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What Parents Need to Know About Self-Harm

Let’s start with what self-harm is. Self-harm is intentional injury to self. Self-harm, also known as non-suicidal self-injurious behaviors, is not the same as suicide or suicidal behaviors. The intention behind self-harming behavior is not to take one’s life but rather to find a way to cope with the emotional pain that people are experiencing.


Self-harm is not a diagnosable mental health disorder. However, it is often a symptom of a diagnosable mental health disorder, such as depression. Self-harm may include behaviors such as biting, cutting, slapping, hitting, scratching, bruising, and burning oneself.

Unfortunately, research is limited in this area. However, practitioners have noticed the severe increase in self-harming behaviors in clients coming into medical and mental health facilities. In 2012, the US National Library of Medicine noted that adolescent girls engaged in self-harming behaviors 3 times the rate of boys. They also noted that ninth-grade girls appeared to be most at risk.

Teens at Risk

As teens appear to represent the highest rate in populations for self-harm, it is essential for parents to assess risk in their own teens. Parents need to help their children get the support they need as early as possible.

Behavior Patterns

Self-harm is a cyclical behavior – meaning, teens will return over and over to this behavior. Additionally, the more intense their emotional pain becomes, the more risk they will take when self-harming to numb the pain. Self-harming behaviors can become addictive which makes it difficult to reduce and/or eliminate the behavior.

As a result, it is essential to identify risk factors in your children. Some risk factors may include:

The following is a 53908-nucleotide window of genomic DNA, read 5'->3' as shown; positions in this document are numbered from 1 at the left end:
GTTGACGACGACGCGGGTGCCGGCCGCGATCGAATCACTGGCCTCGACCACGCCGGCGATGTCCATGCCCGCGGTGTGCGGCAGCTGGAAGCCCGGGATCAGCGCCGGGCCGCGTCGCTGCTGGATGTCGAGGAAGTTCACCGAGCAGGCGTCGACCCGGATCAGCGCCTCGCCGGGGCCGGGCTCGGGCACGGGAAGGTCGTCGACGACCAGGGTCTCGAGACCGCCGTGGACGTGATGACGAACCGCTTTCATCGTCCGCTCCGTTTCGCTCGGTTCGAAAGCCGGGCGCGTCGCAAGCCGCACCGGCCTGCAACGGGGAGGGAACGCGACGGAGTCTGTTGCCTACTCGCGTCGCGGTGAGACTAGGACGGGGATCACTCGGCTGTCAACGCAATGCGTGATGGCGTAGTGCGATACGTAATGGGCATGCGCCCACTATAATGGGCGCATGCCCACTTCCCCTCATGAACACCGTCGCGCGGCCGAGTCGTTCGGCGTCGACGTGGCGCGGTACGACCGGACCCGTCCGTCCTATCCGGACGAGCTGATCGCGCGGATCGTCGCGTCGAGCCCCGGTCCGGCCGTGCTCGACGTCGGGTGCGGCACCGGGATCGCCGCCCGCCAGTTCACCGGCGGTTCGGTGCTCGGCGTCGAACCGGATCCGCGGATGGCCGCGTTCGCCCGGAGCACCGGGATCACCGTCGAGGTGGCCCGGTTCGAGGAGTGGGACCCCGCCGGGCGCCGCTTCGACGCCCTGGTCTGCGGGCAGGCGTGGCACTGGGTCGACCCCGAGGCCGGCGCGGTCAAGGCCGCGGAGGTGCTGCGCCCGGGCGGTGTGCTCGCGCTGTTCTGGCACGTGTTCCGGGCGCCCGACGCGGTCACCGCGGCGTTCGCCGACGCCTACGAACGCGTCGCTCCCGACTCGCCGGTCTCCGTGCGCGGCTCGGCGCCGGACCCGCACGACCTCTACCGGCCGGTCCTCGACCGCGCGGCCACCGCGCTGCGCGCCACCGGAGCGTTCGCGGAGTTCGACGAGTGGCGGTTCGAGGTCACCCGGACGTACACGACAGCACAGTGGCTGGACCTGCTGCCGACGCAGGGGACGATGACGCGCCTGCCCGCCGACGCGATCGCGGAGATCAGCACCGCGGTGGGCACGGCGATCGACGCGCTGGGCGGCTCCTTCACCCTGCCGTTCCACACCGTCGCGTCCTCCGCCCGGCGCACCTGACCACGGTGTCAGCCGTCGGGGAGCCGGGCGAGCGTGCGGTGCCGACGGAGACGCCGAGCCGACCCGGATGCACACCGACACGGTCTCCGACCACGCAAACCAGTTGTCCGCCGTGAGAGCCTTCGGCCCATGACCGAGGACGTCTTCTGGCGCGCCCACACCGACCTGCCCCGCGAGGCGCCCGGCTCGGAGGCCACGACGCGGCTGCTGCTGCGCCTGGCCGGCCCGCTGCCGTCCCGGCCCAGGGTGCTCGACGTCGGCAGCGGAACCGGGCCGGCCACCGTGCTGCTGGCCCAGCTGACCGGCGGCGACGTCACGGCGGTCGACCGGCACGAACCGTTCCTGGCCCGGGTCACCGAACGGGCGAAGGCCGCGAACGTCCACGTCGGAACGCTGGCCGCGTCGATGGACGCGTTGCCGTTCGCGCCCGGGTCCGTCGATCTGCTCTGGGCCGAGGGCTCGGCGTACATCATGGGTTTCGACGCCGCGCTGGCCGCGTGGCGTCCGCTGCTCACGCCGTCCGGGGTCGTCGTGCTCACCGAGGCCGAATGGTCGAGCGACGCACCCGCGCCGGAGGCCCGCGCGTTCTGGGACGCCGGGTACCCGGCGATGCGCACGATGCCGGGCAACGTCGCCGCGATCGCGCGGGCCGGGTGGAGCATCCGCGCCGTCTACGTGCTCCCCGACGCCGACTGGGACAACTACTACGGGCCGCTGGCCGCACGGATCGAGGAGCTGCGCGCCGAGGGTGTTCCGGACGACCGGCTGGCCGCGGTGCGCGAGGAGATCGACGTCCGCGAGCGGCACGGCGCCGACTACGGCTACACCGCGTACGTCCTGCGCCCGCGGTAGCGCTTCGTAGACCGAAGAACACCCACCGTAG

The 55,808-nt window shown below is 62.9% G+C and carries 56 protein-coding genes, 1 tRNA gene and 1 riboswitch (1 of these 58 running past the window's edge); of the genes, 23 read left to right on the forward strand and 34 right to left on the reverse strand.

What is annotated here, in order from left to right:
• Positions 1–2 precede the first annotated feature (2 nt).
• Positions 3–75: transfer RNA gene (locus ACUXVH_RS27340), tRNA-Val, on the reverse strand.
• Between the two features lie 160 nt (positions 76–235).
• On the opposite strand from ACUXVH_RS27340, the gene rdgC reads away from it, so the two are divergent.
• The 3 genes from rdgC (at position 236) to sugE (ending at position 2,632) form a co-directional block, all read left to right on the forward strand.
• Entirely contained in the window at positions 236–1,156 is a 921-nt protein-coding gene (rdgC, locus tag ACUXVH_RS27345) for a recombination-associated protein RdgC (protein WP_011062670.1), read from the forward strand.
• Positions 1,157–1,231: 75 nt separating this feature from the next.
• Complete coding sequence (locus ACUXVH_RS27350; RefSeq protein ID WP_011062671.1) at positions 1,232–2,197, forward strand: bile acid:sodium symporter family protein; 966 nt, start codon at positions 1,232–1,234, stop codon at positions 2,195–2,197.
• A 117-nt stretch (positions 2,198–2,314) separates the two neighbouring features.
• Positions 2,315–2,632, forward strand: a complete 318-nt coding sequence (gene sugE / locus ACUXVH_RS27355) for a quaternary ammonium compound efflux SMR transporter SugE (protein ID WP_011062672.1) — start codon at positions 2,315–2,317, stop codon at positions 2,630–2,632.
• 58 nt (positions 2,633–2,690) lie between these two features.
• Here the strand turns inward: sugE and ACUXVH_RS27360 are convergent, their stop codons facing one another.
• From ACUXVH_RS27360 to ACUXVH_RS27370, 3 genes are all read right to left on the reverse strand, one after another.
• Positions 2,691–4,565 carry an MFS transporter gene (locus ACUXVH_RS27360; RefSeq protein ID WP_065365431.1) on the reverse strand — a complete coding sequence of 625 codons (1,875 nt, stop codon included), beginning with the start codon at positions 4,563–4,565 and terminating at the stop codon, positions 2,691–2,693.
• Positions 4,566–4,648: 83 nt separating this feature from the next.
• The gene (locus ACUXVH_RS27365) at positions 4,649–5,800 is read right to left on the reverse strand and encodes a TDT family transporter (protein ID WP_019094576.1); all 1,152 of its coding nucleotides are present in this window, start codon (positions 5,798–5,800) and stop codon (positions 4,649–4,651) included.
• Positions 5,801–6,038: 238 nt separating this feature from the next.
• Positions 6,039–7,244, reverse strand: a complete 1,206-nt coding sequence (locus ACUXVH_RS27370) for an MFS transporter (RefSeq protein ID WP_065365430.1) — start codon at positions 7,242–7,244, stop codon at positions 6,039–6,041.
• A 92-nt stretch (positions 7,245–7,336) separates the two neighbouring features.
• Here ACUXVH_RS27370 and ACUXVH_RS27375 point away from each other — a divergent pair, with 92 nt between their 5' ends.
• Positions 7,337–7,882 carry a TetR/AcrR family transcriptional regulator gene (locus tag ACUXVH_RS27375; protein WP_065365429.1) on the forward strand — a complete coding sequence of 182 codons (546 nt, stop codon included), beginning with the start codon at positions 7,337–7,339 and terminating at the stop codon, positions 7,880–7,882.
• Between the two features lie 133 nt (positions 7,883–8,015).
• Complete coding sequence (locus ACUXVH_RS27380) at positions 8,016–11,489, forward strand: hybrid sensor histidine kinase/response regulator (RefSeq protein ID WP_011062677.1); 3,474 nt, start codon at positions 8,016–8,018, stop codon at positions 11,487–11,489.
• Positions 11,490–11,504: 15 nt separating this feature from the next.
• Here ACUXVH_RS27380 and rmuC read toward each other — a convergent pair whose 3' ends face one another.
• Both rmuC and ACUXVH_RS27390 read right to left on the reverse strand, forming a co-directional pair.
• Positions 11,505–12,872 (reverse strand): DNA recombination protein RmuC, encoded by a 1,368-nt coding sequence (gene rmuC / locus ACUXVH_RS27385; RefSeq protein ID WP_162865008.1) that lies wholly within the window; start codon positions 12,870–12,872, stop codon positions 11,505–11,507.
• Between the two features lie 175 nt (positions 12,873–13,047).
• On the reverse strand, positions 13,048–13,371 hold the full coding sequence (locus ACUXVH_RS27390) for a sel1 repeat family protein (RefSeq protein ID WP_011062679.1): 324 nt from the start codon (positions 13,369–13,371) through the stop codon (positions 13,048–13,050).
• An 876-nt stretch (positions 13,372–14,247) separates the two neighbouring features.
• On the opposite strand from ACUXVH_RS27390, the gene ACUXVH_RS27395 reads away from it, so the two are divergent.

1. Bullying

2. Isolated kids/teens

3. Poor self-talk and negative, hopeless language

4. Sudden changes in attire

5. Consistently wearing weather inappropriate outfits

6. Extensive changes in peer relationships

7. Increase in depressive symptoms

8. Spontaneous cuts, bruises, and marks

9. Decreasing emotional stability

Correlation to Suicide

It is necessary to note that while self-harming behaviors are not the same as suicidal behaviors, extensive and longstanding self-harming behaviors can evolve into suicidal thoughts and suicidal behaviors, particularly if the emotional pain severely increases or worsens. The American Psychological Association (APA) noted research done by psychologist Jennifer Muehlenkamp, PhD of the University of Wisconsin that indicated that 17% of adolescents in their study had engaged in self-harming behaviors at least once. While more up-to-date research is needed, results have shown that self-harming behaviors continue to increase in teens.

Long Term Effects of Self-Harm

The physical aspects of self-harm can lead to long term physical injuries to the body including broken bones, permanent damage to the skin including scarring, and infections to cuts and wounds if individuals do not get required medical attention when necessary.

On the emotional side, if the emotional pain is not resolved, high-risk behaviors can escalate. Individuals’ maladaptive behaviors can worsen leading to further mental health diagnoses and more intensive treatments.

In Closing, Get Support

So, what parents need to know about self-harm is that they need to increase their attention towards their children, asking deeper questions and taking the time to listen, observe, and notice. Do not engage in shaming responses, judgements, harsh disciplines, criticisms, and threats as these behaviors only worsen the emotional pain for children and teens, and reinforces their beliefs about why they had not shared their experiences with you earlier.

Parents need to get support immediately if they start noticing red flags, even if the children/teens won’t share more details with them. Clinicians understand that this is a scary experience for parents and the journey can be extremely overwhelming. However, don’t allow your frustrations to be projected onto your children and teens as they are often very emotionally fragile at this point. This can be a difficult situation because parents do often feel left out of their children’s lives, but parents must remember that with proper help and support, these relationships can be rebuilt.

Contact us today to schedule a free 15-minute consult for your child or to get support for yourself. Prolific Life works with teens and parents for individual therapy in New Jersey. However, if you are a parent who could use some support, Prolific Life has a virtual support group that is available for parents to learn more and connect with other parents in similar situations. You may register for the next group here.

Photocred: Toa Heftiba/

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